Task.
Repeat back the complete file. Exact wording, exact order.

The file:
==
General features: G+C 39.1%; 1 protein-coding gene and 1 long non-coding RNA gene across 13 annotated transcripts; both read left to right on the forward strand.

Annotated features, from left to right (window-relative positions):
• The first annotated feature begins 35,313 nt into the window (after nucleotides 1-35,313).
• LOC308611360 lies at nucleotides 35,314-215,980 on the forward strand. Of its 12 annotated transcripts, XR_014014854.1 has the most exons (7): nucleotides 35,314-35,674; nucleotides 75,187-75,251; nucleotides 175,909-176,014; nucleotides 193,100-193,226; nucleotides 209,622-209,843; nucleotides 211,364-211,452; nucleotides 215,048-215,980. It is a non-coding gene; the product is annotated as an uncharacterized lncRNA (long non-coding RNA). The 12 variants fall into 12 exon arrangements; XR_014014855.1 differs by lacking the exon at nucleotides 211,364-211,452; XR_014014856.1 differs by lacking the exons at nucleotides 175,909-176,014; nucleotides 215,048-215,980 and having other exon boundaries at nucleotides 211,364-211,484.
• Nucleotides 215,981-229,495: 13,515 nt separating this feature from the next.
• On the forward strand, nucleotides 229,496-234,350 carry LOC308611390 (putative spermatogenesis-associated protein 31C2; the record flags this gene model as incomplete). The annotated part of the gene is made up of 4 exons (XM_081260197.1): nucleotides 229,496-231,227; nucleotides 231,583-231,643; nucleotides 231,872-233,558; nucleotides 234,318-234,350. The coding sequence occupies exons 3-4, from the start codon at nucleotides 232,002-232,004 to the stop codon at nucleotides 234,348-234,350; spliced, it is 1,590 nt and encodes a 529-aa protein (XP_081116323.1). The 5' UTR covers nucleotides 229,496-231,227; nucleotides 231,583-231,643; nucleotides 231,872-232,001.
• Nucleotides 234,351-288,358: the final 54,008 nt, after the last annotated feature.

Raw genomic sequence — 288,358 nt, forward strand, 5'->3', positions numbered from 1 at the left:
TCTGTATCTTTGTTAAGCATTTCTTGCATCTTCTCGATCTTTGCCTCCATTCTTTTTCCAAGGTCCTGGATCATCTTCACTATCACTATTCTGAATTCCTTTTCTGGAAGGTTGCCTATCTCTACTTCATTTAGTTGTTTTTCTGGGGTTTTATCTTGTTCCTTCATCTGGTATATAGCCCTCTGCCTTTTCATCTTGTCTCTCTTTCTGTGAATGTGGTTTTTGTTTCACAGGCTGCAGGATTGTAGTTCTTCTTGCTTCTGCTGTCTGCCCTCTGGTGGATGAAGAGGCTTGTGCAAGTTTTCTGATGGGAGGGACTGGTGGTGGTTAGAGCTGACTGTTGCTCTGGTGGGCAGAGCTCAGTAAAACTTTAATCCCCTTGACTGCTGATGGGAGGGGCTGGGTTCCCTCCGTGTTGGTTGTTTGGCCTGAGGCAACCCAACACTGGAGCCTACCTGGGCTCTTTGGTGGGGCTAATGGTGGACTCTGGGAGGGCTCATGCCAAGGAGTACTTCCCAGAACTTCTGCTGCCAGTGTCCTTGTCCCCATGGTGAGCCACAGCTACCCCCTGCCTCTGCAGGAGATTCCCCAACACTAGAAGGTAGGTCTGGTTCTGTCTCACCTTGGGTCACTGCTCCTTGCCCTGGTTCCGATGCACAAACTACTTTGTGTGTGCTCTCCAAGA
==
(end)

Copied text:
General features: G+C 39.1%; 1 protein-coding gene and 1 long non-coding RNA gene across 13 annotated transcripts; both read left to right on the forward strand.

Annotated features, from left to right (window-relative positions):
• The first annotated feature begins 35,313 nt into the window (after nucleotides 1-35,313).
• LOC308611360 lies at nucleotides 35,314-215,980 on the forward strand. Of its 12 annotated transcripts, XR_014014854.1 has the most exons (7): nucleotides 35,314-35,674; nucleotides 75,187-75,251; nucleotides 175,909-176,014; nucleotides 193,100-193,226; nucleotides 209,622-209,843; nucleotides 211,364-211,452; nucleotides 215,048-215,980. It is a non-coding gene; the product is annotated as an uncharacterized lncRNA (long non-coding RNA). The 12 variants fall into 12 exon arrangements; XR_014014855.1 differs by lacking the exon at nucleotides 211,364-211,452; XR_014014856.1 differs by lacking the exons at nucleotides 175,909-176,014; nucleotides 215,048-215,980 and having other exon boundaries at nucleotides 211,364-211,484.
• Nucleotides 215,981-229,495: 13,515 nt separating this feature from the next.
• On the forward strand, nucleotides 229,496-234,350 carry LOC308611390 (putative spermatogenesis-associated protein 31C2; the record flags this gene model as incomplete). The annotated part of the gene is made up of 4 exons (XM_081260197.1): nucleotides 229,496-231,227; nucleotides 231,583-231,643; nucleotides 231,872-233,558; nucleotides 234,318-234,350. The coding sequence occupies exons 3-4, from the start codon at nucleotides 232,002-232,004 to the stop codon at nucleotides 234,348-234,350; spliced, it is 1,590 nt and encodes a 529-aa protein (XP_081116323.1). The 5' UTR covers nucleotides 229,496-231,227; nucleotides 231,583-231,643; nucleotides 231,872-232,001.
• Nucleotides 234,351-288,358: the final 54,008 nt, after the last annotated feature.

Raw genomic sequence — 288,358 nt, forward strand, 5'->3', positions numbered from 1 at the left:
TCTGTATCTTTGTTAAGCATTTCTTGCATCTTCTCGATCTTTGCCTCCATTCTTTTTCCAAGGTCCTGGATCATCTTCACTATCACTATTCTGAATTCCTTTTCTGGAAGGTTGCCTATCTCTACTTCATTTAGTTGTTTTTCTGGGGTTTTATCTTGTTCCTTCATCTGGTATATAGCCCTCTGCCTTTTCATCTTGTCTCTCTTTCTGTGAATGTGGTTTTTGTTTCACAGGCTGCAGGATTGTAGTTCTTCTTGCTTCTGCTGTCTGCCCTCTGGTGGATGAAGAGGCTTGTGCAAGTTTTCTGATGGGAGGGACTGGTGGTGGTTAGAGCTGACTGTTGCTCTGGTGGGCAGAGCTCAGTAAAACTTTAATCCCCTTGACTGCTGATGGGAGGGGCTGGGTTCCCTCCGTGTTGGTTGTTTGGCCTGAGGCAACCCAACACTGGAGCCTACCTGGGCTCTTTGGTGGGGCTAATGGTGGACTCTGGGAGGGCTCATGCCAAGGAGTACTTCCCAGAACTTCTGCTGCCAGTGTCCTTGTCCCCATGGTGAGCCACAGCTACCCCCTGCCTCTGCAGGAGATTCCCCAACACTAGAAGGTAGGTCTGGTTCTGTCTCACCTTGGGTCACTGCTCCTTGCCCTGGTTCCGATGCACAAACTACTTTGTGTGTGCTCTCCAAGA